The profession of Medicine offers a diverse range of career opportunities. On completion of the MBBS, graduates work in an approved hospital undertaking general medical training as an intern. Graduates can then choose to specialise in one of a number of fields such as, anaesthesia, dermatology, obstetrics and gynaecology, geriatric medicine, paediatrics, pathology, psychiatry, radiology and surgery. Medical practitioners may work in private practice on their own, in group practices, in community health centres and in public and private hospitals. Graduates may also become medical administrators in hospitals or government departments, or medical academics and/or researchers involved with teaching or medical research.
Articulation to/from Course
UTAS will accept into the MBBS up to 10 Australian applicants each year on the basis of performance in the Bachelor of Biotechnology and Medical Research, Bachelor of Pharmacy, Bachelor of Science, Bachelor of Biomedical Science, Bachelor of Health Science or the Bachelor of Environmental Science at UTAS.
To be eligible to apply for the available places, applicants must have:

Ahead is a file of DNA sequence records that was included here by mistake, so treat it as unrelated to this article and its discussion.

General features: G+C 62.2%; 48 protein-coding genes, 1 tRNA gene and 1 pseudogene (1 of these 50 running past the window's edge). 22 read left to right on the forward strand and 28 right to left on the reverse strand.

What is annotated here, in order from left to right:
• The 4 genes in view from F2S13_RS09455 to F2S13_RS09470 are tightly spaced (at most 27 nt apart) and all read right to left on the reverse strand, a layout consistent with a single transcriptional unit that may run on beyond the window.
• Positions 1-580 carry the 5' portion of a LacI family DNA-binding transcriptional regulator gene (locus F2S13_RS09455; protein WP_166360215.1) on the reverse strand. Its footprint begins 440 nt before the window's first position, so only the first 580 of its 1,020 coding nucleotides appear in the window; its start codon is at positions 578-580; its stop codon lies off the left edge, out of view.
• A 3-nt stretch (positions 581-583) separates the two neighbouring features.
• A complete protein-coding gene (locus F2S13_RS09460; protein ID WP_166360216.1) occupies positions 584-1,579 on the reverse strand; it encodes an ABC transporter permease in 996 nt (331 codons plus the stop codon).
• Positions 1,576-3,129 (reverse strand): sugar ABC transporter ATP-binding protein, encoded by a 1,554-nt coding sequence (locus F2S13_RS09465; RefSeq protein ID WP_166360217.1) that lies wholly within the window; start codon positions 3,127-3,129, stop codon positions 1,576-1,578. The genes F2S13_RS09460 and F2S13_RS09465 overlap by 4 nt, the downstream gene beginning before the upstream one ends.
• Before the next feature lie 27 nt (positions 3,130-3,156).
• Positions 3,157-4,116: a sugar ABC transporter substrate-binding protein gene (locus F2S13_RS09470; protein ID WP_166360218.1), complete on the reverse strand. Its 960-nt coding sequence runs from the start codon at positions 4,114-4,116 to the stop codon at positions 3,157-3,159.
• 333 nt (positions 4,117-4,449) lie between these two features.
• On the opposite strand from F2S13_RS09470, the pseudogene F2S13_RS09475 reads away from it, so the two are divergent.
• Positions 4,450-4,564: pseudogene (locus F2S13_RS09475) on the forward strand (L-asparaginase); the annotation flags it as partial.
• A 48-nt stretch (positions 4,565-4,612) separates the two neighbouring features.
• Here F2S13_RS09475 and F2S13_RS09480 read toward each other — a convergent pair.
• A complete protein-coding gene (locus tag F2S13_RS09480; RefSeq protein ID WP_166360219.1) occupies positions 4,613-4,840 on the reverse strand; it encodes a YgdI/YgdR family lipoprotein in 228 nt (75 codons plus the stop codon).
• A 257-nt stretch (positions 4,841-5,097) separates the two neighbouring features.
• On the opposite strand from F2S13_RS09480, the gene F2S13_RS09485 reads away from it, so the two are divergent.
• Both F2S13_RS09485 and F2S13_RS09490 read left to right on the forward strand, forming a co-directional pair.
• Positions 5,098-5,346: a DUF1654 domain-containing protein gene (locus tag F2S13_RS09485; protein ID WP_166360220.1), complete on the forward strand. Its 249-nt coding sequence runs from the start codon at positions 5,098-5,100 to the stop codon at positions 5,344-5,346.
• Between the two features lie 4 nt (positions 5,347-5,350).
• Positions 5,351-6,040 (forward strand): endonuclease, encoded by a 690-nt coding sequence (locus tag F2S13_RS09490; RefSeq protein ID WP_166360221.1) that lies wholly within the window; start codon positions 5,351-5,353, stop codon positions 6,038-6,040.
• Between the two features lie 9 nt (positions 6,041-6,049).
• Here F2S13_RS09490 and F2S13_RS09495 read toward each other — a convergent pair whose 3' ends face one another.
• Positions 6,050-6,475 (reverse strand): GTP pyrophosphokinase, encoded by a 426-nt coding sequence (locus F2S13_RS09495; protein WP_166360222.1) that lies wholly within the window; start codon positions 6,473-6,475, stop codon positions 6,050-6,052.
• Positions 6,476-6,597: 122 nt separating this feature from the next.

Completed a full-time year of study at UTAS in one of the listed degrees in the year prior to the proposed MBBS enrolment.
Achieved a Distinction average (70%) or above for the two most recent semesters of full-time study.
Satisfied the Year 12 pre-requisites for the MBBS.
Completed the UMAT and have achieved a combined UMAT score at least equal to the lowest UMAT score in the cohort selected in other categories.
Students must enroll in this course full time, part time study is not available.
Compliance with School of Medicine Policies
Students are required to demonstrate compliance with the Faculty of Health Science and School of Medicine Policies relevant to learning in the workplace, including the Police Check Policy, Infectious Disease Policy and Code of Conduct in order to undertake workplace learning in the clinical rotations. Students who have not complied with these policies will not be placed and will not be able to undertake clinical rotations or placements and therefore will not be able to complete some units of the course.